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Disneyland’s “it’s a small world” Now Features Dolls in Wheelchairs

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For the first time in Disneyland’s history, the park now features characters in wheelchairs on an attraction.

The new additions to the classic “it’s a small world” boat ride debuted along with the ride’s annual holiday overlay earlier this week.

Long-time Imagineer Kim Irvine spearheaded the inclusive addition.

“What a wonderful story that Walt and Mary Blair, and the original Imagineers, put together about the children of the world and our unity all under one bright sun — and how we really should rejoice together in that,” Irvine said about the new additions.

Guests will find one of the two updated dolls in the ride’s South America scene and the other in the ride’s finale, where children of all races and creeds sing together in harmony.

Dolls with wheelchairs are also expected to be added to “It’s a Small World” in Walt Disney World and Disneyland Paris sometime next year.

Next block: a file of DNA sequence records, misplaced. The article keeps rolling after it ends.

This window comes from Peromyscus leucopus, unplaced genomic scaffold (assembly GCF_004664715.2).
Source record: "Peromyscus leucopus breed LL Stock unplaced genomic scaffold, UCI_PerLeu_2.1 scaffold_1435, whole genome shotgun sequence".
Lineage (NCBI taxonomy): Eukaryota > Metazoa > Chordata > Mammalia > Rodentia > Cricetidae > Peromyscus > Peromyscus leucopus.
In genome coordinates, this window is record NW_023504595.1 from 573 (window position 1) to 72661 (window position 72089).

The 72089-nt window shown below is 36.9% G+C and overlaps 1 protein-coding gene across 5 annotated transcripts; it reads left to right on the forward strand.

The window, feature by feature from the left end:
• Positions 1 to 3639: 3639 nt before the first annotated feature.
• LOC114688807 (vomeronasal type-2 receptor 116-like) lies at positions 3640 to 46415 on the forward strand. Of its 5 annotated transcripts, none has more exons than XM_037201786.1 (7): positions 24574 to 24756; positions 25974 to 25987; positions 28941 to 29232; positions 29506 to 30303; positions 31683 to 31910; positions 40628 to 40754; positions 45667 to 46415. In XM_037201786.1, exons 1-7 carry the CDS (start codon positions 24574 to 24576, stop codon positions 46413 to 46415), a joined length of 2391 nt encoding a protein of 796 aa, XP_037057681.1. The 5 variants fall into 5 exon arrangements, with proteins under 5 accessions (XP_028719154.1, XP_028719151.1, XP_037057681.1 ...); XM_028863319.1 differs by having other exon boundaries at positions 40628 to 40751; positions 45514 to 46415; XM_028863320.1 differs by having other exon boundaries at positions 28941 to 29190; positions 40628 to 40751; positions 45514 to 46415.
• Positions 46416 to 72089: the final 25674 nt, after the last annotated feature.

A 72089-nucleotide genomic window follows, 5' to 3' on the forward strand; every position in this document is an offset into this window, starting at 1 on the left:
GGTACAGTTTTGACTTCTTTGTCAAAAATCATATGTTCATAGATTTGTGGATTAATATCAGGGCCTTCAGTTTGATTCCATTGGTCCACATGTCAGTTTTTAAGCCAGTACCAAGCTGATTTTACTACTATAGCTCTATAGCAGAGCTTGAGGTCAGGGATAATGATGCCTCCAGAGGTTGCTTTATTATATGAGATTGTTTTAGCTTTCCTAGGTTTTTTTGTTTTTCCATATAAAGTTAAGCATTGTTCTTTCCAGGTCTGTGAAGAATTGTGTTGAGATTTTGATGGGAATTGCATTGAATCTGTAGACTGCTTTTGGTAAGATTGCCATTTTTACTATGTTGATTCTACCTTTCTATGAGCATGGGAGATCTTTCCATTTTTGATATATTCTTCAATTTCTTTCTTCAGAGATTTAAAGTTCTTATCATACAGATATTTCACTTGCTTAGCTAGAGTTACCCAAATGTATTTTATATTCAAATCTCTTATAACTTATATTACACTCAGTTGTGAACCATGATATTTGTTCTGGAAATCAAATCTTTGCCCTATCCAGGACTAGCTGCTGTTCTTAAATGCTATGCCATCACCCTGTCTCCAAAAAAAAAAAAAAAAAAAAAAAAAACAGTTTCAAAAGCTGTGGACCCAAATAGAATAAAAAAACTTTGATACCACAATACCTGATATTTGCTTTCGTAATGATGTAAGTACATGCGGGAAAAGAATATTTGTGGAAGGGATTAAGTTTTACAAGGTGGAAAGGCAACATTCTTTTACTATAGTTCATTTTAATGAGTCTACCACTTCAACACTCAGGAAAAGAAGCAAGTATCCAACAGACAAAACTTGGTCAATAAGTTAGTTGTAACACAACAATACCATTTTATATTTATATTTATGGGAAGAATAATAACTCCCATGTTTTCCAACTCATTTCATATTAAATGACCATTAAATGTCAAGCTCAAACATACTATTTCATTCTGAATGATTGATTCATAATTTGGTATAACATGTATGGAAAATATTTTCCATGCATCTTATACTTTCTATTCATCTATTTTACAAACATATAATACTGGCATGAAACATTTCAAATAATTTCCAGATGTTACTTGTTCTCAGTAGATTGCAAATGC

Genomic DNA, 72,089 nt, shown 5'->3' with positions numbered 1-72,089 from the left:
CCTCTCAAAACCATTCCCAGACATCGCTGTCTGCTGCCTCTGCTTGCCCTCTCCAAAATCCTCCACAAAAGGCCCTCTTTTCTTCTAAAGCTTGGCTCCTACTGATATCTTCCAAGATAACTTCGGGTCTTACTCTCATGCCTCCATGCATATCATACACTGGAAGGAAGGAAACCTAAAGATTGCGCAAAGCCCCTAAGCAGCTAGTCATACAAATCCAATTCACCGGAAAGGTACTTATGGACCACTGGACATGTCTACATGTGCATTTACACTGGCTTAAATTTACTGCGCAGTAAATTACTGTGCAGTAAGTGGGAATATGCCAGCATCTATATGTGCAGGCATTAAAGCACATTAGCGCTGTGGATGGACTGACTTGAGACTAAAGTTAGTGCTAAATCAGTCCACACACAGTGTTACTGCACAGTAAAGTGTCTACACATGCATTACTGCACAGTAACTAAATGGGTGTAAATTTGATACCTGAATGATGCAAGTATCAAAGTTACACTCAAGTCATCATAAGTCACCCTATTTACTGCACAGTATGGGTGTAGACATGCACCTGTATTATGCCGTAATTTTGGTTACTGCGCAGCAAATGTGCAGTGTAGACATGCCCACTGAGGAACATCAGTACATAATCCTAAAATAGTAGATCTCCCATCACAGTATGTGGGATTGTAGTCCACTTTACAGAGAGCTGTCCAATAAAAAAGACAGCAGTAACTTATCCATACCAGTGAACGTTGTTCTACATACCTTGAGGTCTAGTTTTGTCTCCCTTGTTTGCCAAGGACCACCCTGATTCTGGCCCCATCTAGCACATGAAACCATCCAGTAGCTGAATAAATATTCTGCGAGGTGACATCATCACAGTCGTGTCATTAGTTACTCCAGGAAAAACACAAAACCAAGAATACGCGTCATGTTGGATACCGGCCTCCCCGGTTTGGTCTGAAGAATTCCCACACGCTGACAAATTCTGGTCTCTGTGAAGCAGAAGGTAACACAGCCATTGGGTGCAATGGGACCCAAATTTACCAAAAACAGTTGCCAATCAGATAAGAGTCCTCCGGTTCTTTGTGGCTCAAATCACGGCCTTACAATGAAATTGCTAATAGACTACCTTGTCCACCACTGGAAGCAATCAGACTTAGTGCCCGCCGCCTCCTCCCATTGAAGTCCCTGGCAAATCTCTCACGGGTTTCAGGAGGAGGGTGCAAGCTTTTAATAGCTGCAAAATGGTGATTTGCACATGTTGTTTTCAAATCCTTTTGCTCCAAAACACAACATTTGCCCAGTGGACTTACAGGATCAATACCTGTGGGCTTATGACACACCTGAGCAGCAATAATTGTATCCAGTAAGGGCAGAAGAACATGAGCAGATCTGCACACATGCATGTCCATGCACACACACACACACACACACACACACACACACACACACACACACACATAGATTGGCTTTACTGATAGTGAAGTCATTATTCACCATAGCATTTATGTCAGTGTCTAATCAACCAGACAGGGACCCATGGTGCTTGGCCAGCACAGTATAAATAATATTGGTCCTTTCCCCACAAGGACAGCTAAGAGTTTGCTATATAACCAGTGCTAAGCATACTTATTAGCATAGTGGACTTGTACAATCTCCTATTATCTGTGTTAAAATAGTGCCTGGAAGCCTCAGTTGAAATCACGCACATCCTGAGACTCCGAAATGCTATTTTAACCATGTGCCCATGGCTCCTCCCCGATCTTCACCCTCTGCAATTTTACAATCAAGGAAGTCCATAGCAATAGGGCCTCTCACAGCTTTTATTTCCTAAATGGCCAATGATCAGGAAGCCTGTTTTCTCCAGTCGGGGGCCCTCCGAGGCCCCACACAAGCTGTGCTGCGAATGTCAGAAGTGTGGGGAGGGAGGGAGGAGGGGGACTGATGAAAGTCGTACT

“I think that is definitely something that the original Imagineers would embrace and think was wonderful that we were looking at things like this,” Irvine said. “We are always looking to enhance our attractions with not just fun things, but meaningful things as well. And keeping timely with what’s happening in the world, and especially, you know, making things new. I know we never want our attractions to become so predictable that you could ride them with your eyes closed and know what’s going on in there. We like to constantly be surprising you with new things and important things, especially relevant things.”

Erin Quintanilla, manager of accessibility for the Disneyland Resort, had this to say about the importance of authenticity when changes such as these are made to classic attractions: “We wanted to make sure that it was a person in a wheelchair who was independently moving through life. So we didn’t want the wheelchair to feel like a hospital style wheelchair. You’ll notice in the design, it’s beautifully created to align with a Mary Blair style,” said Quintanilla. 

“But there are details of the wheelchair like having a push rim so that the doll would be able to move through the story in a way that I move through the world. So it’s pretty special to have those details be accurate,” Quintanilla said.